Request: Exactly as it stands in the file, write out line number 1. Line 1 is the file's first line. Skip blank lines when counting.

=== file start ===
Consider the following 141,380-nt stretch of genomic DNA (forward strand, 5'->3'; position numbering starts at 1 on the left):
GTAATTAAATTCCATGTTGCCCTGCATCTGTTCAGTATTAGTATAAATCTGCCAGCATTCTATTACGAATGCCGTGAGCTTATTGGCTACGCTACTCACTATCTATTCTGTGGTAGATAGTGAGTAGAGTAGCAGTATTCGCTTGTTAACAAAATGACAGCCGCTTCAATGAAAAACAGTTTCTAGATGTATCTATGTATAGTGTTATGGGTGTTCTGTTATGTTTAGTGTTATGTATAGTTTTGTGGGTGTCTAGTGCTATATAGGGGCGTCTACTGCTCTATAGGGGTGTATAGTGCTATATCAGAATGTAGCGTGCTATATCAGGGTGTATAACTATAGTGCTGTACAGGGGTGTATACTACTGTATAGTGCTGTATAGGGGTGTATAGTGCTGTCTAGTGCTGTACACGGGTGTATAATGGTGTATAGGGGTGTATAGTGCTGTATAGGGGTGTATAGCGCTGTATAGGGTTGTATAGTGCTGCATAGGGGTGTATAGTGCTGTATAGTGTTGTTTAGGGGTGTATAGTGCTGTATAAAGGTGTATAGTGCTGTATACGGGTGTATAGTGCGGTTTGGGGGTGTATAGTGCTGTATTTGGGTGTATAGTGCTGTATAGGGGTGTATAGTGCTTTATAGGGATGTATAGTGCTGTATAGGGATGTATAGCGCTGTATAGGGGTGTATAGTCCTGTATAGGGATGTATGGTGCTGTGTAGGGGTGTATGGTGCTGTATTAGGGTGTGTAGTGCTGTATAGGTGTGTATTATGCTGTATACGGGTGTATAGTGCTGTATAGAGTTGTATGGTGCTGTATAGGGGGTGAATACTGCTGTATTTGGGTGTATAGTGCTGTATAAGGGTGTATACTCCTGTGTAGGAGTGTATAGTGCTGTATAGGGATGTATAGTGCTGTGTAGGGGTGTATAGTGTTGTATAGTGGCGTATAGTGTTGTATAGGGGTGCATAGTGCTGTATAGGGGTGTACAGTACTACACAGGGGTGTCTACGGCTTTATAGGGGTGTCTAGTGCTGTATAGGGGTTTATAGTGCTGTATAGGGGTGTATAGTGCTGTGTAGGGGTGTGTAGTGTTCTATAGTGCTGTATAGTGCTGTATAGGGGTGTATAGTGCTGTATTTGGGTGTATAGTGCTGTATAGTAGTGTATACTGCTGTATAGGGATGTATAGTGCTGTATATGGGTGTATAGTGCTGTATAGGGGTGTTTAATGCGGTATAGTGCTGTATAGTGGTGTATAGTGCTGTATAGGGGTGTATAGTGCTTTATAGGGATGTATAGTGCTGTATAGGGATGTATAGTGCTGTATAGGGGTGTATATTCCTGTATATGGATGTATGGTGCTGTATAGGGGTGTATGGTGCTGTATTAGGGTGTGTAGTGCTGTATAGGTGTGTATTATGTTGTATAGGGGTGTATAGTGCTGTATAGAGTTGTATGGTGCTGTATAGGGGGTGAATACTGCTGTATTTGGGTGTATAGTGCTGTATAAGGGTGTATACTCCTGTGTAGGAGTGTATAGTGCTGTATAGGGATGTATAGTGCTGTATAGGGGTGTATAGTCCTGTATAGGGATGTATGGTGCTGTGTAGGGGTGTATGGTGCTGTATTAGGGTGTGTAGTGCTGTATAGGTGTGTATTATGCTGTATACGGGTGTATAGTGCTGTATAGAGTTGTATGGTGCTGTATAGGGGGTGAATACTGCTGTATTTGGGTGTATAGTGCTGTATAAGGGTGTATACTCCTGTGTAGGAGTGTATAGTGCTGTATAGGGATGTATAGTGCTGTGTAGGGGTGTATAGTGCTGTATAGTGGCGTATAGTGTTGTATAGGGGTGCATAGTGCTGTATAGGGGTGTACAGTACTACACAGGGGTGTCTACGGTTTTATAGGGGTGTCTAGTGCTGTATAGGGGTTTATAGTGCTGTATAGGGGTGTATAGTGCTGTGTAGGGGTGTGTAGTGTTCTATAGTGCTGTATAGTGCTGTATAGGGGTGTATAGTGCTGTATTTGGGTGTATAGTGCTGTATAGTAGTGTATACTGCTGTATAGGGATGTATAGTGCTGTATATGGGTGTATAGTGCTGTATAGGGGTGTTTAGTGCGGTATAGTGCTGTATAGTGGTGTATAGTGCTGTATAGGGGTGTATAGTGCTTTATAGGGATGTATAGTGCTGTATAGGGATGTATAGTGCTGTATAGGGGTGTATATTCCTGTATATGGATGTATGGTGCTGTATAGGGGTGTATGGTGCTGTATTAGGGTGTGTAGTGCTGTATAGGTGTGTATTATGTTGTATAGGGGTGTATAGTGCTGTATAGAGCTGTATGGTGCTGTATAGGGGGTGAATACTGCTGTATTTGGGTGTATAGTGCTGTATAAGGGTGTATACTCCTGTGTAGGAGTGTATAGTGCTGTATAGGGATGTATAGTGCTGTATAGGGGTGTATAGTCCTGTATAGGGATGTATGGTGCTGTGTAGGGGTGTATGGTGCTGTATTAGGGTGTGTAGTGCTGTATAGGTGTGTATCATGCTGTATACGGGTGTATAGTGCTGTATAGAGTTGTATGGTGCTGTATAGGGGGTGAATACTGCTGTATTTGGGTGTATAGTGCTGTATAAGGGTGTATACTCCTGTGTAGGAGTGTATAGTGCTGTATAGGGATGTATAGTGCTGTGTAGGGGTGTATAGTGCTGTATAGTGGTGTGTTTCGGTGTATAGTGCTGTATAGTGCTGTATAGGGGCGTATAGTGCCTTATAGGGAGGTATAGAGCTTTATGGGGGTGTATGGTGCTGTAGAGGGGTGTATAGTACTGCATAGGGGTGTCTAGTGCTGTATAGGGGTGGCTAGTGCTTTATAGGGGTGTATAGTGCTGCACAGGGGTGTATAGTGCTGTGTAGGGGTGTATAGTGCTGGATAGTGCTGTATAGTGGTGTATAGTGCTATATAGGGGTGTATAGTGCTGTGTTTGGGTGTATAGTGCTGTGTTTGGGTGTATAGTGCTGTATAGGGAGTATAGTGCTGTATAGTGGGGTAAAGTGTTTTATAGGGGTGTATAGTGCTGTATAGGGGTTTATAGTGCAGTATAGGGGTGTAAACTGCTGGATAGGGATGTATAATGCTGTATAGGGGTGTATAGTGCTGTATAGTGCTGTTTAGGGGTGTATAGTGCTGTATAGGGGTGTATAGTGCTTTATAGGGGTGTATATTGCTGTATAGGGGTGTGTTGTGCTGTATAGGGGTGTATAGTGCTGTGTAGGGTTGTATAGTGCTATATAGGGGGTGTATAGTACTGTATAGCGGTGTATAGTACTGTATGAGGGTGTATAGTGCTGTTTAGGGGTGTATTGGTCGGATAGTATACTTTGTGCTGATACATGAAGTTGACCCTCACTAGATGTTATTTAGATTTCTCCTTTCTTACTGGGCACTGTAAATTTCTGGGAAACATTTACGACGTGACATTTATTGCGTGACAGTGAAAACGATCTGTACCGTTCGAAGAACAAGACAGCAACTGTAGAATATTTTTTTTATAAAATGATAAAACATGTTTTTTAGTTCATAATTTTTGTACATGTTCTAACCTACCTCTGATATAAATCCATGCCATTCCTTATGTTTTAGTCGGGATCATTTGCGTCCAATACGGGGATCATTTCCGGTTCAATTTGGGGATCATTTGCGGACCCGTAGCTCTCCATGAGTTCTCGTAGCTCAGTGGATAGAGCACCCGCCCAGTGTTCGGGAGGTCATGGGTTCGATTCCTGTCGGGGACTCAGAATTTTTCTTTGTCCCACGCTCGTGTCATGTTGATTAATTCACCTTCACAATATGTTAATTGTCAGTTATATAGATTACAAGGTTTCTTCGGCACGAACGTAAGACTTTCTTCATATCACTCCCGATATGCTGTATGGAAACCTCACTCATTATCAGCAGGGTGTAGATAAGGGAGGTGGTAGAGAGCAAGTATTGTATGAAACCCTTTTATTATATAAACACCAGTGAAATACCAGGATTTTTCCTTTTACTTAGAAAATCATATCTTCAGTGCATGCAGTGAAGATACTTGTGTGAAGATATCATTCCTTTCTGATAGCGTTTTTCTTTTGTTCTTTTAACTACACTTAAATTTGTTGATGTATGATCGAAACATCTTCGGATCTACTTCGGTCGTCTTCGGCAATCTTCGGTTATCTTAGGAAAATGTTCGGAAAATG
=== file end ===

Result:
Consider the following 141,380-nt stretch of genomic DNA (forward strand, 5'->3'; position numbering starts at 1 on the left):